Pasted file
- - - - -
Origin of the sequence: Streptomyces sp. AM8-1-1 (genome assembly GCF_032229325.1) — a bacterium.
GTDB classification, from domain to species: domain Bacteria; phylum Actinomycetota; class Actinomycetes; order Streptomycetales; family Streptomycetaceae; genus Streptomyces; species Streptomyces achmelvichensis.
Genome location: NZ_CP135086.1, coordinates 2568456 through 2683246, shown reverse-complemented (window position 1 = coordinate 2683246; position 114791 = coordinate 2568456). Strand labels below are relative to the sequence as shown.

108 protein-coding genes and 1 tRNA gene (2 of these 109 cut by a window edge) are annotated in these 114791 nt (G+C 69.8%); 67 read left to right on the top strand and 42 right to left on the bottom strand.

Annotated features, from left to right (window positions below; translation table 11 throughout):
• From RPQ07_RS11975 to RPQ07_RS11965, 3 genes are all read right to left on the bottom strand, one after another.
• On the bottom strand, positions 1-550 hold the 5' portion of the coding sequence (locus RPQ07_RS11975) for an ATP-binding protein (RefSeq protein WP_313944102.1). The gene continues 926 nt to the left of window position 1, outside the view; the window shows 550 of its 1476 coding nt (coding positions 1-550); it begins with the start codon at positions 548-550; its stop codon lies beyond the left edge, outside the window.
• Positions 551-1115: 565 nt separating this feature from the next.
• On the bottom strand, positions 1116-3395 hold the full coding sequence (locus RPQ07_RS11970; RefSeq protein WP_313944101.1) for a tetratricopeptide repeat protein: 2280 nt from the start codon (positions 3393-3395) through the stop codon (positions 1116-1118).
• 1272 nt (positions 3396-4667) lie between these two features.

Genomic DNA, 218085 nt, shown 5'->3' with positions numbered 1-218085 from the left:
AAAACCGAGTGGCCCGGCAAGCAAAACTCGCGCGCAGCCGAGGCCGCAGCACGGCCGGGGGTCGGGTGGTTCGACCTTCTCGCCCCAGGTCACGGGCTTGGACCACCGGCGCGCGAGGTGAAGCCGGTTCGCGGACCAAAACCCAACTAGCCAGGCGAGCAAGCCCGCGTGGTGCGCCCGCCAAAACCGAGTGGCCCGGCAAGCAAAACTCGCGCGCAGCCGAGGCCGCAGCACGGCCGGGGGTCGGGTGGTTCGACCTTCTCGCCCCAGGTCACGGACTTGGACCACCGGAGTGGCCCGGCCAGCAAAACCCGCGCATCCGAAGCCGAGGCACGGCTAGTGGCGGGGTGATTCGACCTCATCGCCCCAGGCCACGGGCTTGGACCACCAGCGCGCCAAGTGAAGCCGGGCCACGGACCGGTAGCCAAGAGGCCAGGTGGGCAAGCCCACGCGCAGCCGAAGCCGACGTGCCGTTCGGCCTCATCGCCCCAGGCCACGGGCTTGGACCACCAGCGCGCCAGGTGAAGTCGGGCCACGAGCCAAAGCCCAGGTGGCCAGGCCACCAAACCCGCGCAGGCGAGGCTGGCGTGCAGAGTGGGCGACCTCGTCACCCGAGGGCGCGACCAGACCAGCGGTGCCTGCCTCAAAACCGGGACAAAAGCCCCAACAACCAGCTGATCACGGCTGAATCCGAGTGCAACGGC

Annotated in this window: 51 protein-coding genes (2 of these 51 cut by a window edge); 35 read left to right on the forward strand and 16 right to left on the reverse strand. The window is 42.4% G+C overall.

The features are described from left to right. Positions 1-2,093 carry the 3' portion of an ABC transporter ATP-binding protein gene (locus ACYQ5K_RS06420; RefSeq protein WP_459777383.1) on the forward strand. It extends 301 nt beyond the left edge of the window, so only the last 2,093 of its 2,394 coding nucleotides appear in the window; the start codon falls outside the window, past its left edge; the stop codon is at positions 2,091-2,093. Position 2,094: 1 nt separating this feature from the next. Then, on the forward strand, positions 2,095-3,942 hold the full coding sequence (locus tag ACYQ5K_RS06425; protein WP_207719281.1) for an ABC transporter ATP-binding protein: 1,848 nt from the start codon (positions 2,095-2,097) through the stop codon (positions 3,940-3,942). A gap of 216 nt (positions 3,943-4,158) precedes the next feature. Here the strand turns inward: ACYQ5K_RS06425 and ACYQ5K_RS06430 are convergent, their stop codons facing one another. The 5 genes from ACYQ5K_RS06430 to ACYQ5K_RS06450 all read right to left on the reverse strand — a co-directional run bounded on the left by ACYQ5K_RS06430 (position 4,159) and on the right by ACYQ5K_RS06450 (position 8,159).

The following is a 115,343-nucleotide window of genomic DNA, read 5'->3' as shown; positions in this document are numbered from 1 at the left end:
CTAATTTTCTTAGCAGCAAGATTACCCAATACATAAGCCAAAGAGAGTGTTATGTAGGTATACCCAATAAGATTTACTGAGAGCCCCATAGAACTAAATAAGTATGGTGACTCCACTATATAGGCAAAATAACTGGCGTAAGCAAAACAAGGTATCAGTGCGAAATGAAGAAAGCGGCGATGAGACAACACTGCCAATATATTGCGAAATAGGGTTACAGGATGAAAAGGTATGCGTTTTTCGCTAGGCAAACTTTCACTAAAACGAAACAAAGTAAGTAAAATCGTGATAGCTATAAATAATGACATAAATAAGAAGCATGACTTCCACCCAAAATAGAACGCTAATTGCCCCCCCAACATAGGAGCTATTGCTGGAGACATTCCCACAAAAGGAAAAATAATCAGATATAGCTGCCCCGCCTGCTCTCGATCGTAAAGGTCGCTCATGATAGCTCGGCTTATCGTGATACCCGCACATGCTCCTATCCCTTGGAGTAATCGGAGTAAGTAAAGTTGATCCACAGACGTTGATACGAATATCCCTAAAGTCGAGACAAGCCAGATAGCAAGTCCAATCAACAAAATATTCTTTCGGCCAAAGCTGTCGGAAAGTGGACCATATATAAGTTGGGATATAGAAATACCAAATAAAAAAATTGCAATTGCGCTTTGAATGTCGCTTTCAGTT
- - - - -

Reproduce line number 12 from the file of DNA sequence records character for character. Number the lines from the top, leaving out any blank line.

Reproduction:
AAAACCGAGTGGCCCGGCAAGCAAAACTCGCGCGCAGCCGAGGCCGCAGCACGGCCGGGGGTCGGGTGGTTCGACCTTCTCGCCCCAGGTCACGGGCTTGGACCACCGGCGCGCGAGGTGAAGCCGGTTCGCGGACCAAAACCCAACTAGCCAGGCGAGCAAGCCCGCGTGGTGCGCCCGCCAAAACCGAGTGGCCCGGCAAGCAAAACTCGCGCGCAGCCGAGGCCGCAGCACGGCCGGGGGTCGGGTGGTTCGACCTTCTCGCCCCAGGTCACGGACTTGGACCACCGGAGTGGCCCGGCCAGCAAAACCCGCGCATCCGAAGCCGAGGCACGGCTAGTGGCGGGGTGATTCGACCTCATCGCCCCAGGCCACGGGCTTGGACCACCAGCGCGCCAAGTGAAGCCGGGCCACGGACCGGTAGCCAAGAGGCCAGGTGGGCAAGCCCACGCGCAGCCGAAGCCGACGTGCCGTTCGGCCTCATCGCCCCAGGCCACGGGCTTGGACCACCAGCGCGCCAGGTGAAGTCGGGCCACGAGCCAAAGCCCAGGTGGCCAGGCCACCAAACCCGCGCAGGCGAGGCTGGCGTGCAGAGTGGGCGACCTCGTCACCCGAGGGCGCGACCAGACCAGCGGTGCCTGCCTCAAAACCGGGACAAAAGCCCCAACAACCAGCTGATCACGGCTGAATCCGAGTGCAACGGC